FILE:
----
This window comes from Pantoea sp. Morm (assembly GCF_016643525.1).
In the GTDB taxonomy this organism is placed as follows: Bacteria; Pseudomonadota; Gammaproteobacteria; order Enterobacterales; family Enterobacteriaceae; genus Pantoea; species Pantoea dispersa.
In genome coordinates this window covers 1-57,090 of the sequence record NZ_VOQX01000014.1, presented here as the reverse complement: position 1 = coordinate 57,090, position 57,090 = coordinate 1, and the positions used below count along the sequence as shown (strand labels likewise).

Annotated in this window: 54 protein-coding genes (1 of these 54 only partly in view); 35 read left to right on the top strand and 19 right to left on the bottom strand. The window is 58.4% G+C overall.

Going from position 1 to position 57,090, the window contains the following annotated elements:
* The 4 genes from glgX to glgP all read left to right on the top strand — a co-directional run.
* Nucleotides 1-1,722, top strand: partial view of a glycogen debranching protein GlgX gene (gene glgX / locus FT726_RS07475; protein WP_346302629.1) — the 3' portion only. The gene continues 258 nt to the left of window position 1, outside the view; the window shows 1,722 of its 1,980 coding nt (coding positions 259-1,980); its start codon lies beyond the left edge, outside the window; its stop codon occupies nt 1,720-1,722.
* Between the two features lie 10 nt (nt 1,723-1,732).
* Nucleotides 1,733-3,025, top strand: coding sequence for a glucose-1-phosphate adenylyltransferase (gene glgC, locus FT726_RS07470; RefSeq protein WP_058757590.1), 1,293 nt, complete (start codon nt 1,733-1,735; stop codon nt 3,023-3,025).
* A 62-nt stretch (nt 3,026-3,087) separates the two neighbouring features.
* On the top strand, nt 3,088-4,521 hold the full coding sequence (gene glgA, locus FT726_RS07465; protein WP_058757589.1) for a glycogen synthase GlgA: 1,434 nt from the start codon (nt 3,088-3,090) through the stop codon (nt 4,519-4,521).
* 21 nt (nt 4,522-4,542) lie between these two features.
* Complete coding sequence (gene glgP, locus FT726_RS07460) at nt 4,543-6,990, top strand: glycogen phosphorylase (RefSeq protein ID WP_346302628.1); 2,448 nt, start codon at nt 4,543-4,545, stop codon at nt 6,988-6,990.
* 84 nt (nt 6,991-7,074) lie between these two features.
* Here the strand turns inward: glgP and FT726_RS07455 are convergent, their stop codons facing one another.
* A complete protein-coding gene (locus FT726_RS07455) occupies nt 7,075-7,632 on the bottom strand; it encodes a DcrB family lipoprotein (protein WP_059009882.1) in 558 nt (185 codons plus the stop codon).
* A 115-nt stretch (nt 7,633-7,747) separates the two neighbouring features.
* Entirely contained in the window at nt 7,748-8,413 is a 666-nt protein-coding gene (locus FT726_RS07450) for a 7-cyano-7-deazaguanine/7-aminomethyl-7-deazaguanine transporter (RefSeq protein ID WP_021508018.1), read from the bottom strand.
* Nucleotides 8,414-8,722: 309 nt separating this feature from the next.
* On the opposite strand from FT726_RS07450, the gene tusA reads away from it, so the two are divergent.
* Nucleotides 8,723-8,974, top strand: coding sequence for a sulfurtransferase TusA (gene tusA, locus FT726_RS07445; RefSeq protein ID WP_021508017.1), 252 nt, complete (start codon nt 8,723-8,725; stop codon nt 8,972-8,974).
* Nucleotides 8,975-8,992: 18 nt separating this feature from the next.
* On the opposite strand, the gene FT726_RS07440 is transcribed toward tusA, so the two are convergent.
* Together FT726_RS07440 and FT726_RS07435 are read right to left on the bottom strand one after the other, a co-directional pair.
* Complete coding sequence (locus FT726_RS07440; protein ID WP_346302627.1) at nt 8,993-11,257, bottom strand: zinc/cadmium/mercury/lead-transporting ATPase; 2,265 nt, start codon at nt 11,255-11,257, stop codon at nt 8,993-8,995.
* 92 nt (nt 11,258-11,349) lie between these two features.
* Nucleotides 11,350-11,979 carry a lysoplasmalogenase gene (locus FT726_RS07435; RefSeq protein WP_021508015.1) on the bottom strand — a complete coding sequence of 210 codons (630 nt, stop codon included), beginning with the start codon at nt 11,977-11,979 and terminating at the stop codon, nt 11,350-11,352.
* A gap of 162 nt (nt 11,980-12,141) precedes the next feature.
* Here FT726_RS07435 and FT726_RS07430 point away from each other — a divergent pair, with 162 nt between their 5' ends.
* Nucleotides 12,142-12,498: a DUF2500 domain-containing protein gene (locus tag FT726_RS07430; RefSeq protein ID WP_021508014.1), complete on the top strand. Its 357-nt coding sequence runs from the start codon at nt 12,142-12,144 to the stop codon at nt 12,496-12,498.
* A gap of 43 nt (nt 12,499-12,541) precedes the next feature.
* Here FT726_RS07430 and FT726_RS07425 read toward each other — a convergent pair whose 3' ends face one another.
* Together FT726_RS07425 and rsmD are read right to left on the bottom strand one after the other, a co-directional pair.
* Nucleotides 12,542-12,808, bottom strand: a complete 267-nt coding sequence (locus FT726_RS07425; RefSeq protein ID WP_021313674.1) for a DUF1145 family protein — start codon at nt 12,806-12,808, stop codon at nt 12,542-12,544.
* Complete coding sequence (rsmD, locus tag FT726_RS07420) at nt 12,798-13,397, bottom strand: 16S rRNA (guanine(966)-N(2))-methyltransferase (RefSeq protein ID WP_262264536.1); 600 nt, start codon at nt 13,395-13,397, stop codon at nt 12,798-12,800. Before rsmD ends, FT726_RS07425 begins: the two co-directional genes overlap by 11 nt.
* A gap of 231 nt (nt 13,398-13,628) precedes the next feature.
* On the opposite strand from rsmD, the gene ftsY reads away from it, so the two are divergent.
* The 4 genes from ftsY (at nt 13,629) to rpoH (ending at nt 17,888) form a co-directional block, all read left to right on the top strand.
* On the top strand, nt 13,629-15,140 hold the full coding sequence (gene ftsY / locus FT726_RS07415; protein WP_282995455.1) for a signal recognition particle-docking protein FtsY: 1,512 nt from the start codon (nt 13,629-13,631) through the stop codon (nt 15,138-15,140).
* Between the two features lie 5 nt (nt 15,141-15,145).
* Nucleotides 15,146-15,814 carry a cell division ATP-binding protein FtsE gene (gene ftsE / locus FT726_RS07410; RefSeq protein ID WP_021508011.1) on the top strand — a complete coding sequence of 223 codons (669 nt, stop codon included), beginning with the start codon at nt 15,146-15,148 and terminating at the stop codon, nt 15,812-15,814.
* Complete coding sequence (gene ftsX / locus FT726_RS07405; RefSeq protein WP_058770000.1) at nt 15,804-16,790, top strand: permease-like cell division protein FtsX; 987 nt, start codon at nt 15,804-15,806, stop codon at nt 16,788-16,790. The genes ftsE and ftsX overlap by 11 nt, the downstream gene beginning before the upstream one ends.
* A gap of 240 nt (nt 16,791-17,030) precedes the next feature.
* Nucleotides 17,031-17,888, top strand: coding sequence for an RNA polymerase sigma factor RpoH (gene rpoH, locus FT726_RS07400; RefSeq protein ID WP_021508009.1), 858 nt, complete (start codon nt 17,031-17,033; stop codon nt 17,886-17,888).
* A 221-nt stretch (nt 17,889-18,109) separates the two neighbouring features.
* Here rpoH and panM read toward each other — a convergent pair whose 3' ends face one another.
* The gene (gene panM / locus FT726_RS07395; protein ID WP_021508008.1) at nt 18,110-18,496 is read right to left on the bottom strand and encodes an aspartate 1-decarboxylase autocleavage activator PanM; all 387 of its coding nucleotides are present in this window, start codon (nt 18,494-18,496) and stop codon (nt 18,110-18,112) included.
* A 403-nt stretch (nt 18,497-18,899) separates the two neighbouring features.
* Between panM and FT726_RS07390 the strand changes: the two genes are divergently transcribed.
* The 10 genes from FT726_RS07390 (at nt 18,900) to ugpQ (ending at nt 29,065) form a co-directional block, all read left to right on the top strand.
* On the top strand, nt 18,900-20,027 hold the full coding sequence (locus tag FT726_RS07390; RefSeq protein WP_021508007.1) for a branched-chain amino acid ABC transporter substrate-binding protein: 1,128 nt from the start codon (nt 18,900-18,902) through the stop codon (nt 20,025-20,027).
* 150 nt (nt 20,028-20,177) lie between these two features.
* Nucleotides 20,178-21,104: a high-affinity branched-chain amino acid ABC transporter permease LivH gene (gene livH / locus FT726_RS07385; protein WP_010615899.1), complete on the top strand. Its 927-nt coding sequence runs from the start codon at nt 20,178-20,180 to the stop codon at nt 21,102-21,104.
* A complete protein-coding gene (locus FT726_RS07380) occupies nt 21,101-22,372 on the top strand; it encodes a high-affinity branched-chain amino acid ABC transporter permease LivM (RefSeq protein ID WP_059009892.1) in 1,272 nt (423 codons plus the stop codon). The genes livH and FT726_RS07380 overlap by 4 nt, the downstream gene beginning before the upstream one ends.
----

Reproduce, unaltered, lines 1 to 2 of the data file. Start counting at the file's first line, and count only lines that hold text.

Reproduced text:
This window comes from Pantoea sp. Morm (assembly GCF_016643525.1).
In the GTDB taxonomy this organism is placed as follows: Bacteria; Pseudomonadota; Gammaproteobacteria; order Enterobacterales; family Enterobacteriaceae; genus Pantoea; species Pantoea dispersa.